Elevating Standards: ISO 27001, NIST & Third Party Security

In addition to this, companies should also require their service providers to adopt robust security standards such as ISO 27001 or the NIST framework. These standards provide guidance on implementing effective information security management systems and identifying potential risks. Another added safeguard is to get a recognised information security company or professional to undertake a full security assessment of these organisations to further validate that these standards and frameworks are being effectively and efficiently managed as a secondary validation. This could be required by the end customer before that customer procures that solution.

It is also crucial for companies to understand and enforce these requirements throughout their own supply chain of their service providers. If these providers are outsourcing or using other third  party services, individual companies should extend their security assessment to these additional parties as well based on a criticality review of that service provider.

Contractual Safeguards

This will lead to the need for contractual agreements with service providers to include not only clear clauses about data protection and breach notification obligations but also ‘right to audit’ clauses. This is to ensure that they are not only assessing security when they procure initial service offerings but to also ensure on-the-spot reviews can be undertaken at any given time, either randomly or if the customer suspects a security incident from that service provider.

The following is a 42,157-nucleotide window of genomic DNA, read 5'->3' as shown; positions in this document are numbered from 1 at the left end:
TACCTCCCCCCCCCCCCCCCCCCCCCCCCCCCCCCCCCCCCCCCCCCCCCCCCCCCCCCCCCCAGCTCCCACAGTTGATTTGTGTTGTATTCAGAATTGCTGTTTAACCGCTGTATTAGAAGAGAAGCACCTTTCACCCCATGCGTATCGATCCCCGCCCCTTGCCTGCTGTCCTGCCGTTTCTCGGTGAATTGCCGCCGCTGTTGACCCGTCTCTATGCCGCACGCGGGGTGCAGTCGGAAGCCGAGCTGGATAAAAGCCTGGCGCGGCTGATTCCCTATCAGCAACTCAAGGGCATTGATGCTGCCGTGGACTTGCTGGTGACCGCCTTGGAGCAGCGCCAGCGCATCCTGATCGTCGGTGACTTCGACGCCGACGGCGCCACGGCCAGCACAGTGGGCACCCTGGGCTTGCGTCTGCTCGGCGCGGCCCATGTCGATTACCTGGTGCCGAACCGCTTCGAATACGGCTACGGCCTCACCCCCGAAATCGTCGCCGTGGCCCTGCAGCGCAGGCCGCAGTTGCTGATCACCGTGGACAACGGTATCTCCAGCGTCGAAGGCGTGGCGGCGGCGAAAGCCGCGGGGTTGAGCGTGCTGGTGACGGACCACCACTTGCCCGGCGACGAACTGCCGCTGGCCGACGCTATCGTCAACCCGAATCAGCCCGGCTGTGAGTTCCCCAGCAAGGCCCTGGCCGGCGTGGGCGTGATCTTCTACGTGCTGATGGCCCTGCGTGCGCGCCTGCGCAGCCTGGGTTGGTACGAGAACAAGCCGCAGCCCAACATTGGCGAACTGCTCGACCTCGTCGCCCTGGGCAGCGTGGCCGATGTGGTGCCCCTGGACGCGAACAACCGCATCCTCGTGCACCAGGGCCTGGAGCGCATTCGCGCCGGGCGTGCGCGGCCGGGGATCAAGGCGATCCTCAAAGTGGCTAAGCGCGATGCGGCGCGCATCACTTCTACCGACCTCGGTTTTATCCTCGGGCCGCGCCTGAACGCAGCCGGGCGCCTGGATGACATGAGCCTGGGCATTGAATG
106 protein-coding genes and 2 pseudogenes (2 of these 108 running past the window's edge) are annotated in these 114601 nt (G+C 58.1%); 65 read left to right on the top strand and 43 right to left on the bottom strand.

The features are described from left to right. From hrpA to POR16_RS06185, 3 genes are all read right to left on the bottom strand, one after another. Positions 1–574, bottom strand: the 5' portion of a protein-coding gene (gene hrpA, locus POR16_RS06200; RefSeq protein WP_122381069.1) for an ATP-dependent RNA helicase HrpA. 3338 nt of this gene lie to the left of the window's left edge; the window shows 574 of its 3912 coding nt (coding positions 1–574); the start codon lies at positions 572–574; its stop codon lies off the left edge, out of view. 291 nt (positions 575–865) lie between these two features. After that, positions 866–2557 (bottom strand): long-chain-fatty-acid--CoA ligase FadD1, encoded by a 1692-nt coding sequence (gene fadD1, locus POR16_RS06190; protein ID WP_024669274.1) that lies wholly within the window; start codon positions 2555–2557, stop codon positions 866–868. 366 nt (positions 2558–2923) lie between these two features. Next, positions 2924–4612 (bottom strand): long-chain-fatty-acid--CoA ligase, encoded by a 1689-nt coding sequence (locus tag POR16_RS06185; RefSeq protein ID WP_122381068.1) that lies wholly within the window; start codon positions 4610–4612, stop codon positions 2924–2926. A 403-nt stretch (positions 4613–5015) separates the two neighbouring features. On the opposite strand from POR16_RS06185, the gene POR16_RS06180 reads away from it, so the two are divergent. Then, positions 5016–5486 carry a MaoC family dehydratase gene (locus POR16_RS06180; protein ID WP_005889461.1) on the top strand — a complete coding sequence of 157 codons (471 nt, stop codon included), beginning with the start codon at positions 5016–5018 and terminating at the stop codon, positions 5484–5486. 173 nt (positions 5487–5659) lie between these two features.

In conclusion, the increasing reliance on service providers has brought about numerous benefits, but it also poses significant security risks due to the interconnected nature of these services. As such, businesses must take proactive measures to ensure that their service providers are effectively securing their systems and adhering to robust security standards. This includes conducting thorough security audits and assessments, enforcing stringent data protection provisions in contractual agreements, and insisting on ‘right to audit’ clauses to allow for random checks and investigations when necessary.

The role of cybersecurity in today’s business landscape cannot be overstated. It is not just about securing one’s own systems; it extends to ensuring the security of all third party service providers involved in delivering critical business services. It is a collective responsibility that requires a comprehensive approach, from due diligence during procurement to ongoing monitoring and assessment of these service providers’ security practices.

By adopting this approach, businesses can strengthen their defence against cyber threats and minimise the risk of data breaches that could potentially result in significant financial losses and reputational damage. The need for rigorous third party security is a reality that all businesses must acknowledge as they continue to navigate the complexities of our interconnected digital world.

Contact us today to review your third party security strategy and find out how to strengthen your defences.